And booming house prices of course.

8 comments on “Ritchie really is going with this debt thing, isn\’t he?

  1. The Tories have learned from their early 90s housing crash: Falling house prices are a vote-loser. The logical conclusion is that if a particular policy has a side-effect of raising house prices, you can be sure they will pursue it.

  2. I tried explaining why monetisation should only be temporary on his blog but got slapped down and deleted, of course.

  3. Debasing the currency causes price inflation in imported goods, of course. It is therefore possible for deficit monetisation to cause some price inflation even in recession. If those imported goods are regarded as “essential”, people will cut discretionary spending to accommodate those price rises. I think we may be seeing this effect at the moment.

    Also, if those imported goods include items essential to the manufacture of products for export, then export prices could also rise – so Wiki is not entirely accurate in suggesting that debasing the currency makes exporting easier and improves the balance of trade. It depends how dependent manufacturing is on raw material imports.

    I tried pointing this out, too, but was told I don’t know anything about anything.

  4. I understand and accept all the points you are making, but could there not be alternative (preferable?) strategies available to the future reversal of QE? A tax on interest payments, perhaps, or increasing bank deposit requirements?

    I’m just thinking aloud, (and certainly not defending Ritchie!) so would appreciate any comments.

  5. The money multiplier is not going back to where it was for the foreseeable future – banks are not going to have leverage ratios over 30. So it will not be necessary to unwind all the quantitative easing.

  6. Rob,

    yes, we did. Was caused (imho) mainly by external supply shock (oil crisis) coupled with wage-price inflation because of the strength of the unions at the time. But loose monetary policy at the time probably contributed too.

  7. Nautical Nick, Paul B

    Really the money multiplier hasn’t got anything to do with this – if it even worked like that anyway. Reserve availability doesn’t constrain bank lending. Historically the central bank has always responded to demand for reserves by creating new base money – so increasing bank lending results in an increase in the monetary base anyway. Withdrawing QE money from the economy wouldn’t stop this happening but it would reduce the rate of growth of the monetary base.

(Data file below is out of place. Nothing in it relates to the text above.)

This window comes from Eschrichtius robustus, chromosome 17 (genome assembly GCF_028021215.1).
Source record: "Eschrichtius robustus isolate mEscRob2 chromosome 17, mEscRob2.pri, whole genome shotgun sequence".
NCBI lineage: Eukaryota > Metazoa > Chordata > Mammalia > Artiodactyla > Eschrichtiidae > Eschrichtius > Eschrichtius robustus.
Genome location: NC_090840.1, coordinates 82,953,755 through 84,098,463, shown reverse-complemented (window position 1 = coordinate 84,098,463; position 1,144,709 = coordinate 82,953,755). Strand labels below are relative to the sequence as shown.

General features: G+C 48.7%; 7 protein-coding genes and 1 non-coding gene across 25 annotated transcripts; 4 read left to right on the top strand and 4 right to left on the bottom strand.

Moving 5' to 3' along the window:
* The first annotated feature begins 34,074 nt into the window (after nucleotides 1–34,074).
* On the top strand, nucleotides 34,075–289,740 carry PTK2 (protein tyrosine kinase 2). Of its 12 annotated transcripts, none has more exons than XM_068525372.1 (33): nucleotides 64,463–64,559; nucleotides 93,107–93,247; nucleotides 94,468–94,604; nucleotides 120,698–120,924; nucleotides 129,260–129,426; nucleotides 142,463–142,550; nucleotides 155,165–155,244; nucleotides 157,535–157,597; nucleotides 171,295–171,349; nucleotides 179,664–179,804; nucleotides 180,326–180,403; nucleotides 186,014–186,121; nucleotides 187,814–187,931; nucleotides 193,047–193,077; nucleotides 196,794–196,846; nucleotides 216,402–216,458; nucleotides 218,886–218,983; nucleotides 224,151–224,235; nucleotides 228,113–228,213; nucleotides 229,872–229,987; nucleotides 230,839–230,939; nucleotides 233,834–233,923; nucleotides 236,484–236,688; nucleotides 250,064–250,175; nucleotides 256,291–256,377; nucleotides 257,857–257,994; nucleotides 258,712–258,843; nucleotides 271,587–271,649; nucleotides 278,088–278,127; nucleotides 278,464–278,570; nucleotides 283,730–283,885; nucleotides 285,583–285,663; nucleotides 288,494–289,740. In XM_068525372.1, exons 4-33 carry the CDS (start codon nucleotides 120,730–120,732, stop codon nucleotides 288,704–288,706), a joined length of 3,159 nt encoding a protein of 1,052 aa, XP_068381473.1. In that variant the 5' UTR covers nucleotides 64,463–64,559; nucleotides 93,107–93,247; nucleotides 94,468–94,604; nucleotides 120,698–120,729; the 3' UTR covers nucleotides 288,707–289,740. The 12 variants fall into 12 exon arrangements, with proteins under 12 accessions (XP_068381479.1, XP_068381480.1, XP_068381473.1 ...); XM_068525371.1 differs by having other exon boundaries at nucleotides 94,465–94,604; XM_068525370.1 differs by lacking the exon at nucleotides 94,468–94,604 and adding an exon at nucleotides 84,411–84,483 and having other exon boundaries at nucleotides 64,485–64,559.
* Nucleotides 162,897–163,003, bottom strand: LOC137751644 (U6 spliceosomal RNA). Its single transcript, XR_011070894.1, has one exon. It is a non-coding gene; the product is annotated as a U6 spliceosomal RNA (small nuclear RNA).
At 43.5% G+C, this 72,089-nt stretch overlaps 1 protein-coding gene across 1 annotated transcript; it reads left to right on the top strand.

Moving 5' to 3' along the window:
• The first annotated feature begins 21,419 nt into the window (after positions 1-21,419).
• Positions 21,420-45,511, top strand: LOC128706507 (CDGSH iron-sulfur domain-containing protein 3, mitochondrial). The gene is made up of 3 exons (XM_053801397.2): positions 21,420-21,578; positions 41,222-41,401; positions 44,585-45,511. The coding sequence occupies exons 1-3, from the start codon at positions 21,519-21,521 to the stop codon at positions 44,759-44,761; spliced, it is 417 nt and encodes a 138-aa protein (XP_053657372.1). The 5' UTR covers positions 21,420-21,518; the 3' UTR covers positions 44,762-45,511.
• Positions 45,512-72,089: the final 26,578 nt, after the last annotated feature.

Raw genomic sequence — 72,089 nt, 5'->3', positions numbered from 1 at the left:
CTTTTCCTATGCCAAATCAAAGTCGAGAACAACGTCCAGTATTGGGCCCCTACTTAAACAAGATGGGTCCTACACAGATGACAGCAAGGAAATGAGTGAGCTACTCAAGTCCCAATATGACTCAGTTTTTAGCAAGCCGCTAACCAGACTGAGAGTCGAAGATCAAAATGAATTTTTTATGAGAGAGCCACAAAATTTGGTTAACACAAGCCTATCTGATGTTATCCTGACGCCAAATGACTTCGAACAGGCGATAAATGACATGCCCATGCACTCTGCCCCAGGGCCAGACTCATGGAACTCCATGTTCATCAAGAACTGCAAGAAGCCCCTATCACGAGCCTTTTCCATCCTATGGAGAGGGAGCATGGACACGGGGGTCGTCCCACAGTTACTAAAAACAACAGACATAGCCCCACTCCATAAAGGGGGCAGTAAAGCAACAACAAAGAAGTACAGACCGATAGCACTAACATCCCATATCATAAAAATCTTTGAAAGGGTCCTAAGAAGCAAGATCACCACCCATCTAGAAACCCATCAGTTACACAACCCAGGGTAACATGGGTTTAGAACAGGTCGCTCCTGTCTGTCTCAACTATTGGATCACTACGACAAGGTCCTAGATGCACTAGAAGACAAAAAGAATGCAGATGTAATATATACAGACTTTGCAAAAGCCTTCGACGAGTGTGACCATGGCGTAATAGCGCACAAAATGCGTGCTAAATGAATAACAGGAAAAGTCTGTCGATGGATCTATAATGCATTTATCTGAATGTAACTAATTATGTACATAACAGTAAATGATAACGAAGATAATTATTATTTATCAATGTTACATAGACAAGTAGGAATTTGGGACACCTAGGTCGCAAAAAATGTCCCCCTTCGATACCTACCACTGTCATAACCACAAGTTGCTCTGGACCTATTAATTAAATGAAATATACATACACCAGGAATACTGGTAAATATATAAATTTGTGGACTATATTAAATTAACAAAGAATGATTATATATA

The main alternative to unwinding QE is of course significant rises in interest rates to encourage saving and discourage borrowing (and to support sterling, of course). But Nick I agree that constraints on lending such as leverage or deposit ratio limits could be effective as well.

    We should not ignore the effect on sterling that continual deficit monetisation would have. As a short-term strategy to support the economy in a recession it’s reasonable, but it isn’t an appropriate long-term strategy. Debasement of the currency destroys the value of people’s incomes and savings. Ritchie is very fond of Keynes – he should appreciate this, from Keynes’ book “The Economic Consequences of the Peace”:

    “Lenin is said to have declared that the best way to destroy the Capitalist System was to debauch the currency. By a continuing process of inflation, governments can confiscate, secretly and unobserved, an important part of the wealth of their citizens. By this method they not only confiscate, but they confiscate arbitrarily; and, while the process impoverishes many, it actually enriches some.” […]

    “Lenin was certainly right. There is no subtler, no surer means of overturning the existing basis of society than to debauch the currency. The process engages all the hidden forces of economic law on the side of destruction, and does it in a manner which not one man in a million is able to diagnose.”

    (Quoted in Wikipedia’s entry on Stagflation http://en.wikipedia.org/wiki/Stagflation)